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Marriott Wardman Park Hotel

2660 Woodley Rd NW

Washington, DC 20008

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President Trump has courted controversy over pipelines infringing on Native American sovereignty, immigration, climate change, healthcare, and even torture. Vibrant social movements and intersectional political projects have emerged as a result. Anthropologists have been conducting hackathons to save environmental data from Trump, Standing with Standing Rock, proudly rallying in the streets with the Women’s March on Washington, and working in solidarity with #BlackLivesMatter. There is an opportunity to forge new political coalitions with elected officials who are currently in power. “The state of emergency is also always a state of emergence,” according to Homi Bhabha.

Take part in a discussion about how anthropological expertise might influence Congressional policy under the Trump administration. This special event will present practical tips, from Congressional staff members, about effective advocacy. Before coming to Washington, consider calling the Congressional Switchboard to set up a meeting with the staff of your elected officials in the House of Representatives and the Senate (202-224-3121). An emergent group of anthropologists, the Congressional Action Network has identified several Congressional policy initiatives of broad importance to anthropologists and will be issuing periodic calls for action leading up to the AAA Annual Meetings in November in Washington DC and beyond. This special event will be an opportunity for members to learn about existing initiatives and also learn about using your own expertise to feed forward into future initiatives.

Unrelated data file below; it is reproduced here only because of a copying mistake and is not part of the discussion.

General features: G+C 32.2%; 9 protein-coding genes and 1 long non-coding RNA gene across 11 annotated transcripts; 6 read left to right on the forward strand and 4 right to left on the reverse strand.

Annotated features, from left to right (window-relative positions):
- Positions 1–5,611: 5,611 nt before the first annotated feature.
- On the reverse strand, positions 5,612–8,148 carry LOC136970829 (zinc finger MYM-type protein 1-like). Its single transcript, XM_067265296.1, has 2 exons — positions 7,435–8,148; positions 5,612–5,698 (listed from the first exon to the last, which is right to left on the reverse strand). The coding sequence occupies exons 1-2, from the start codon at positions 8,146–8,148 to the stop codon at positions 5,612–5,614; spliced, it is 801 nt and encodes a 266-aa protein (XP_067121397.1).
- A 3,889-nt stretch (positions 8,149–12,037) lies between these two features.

Anthropologists came together in May 2017 for a two-day workshop in Washington D.C. to discuss the contemporary political landscape in the United States and consider how anthropological perspectives might inform Federal policy. Anthropological experts on Islamophobia, the military, reproductive rights, immigration, queer theory, racism, the environment, human rights, and medicine came together to discuss intersectional politics. An archaeologist who was a national coordinator of the Women’s March on Washington discussed how contemporary social movements are interfacing with conventional political structures. An ethnographer who studies informal power and elite influence in Washington D.C. offered insights about the current historical moment. This group fanned out into the U.S. House of Representatives and Senate for over forty meetings with Congressional officials.

This special event, Congressional Advocacy 101, will be paired with an Executive Session on “Reimagining Political Horizons,” where some participants in the May meeting will discuss theoretical insights about power. If some social movements refuse to engage with elected politicians, rejecting existing power structures in the name of a future-to-come, other movements are becoming increasingly savvy at influencing concrete policy outcomes.

This workshop is free and open to all members of the American Anthropological Association (AAA). Please register on Eventbrite to ensure a seat and to receive updates about congressional advocacy as the November meetings approach.

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Marriott Wardman Park Hotel

2660 Woodley Rd NW

Washington, DC 20008

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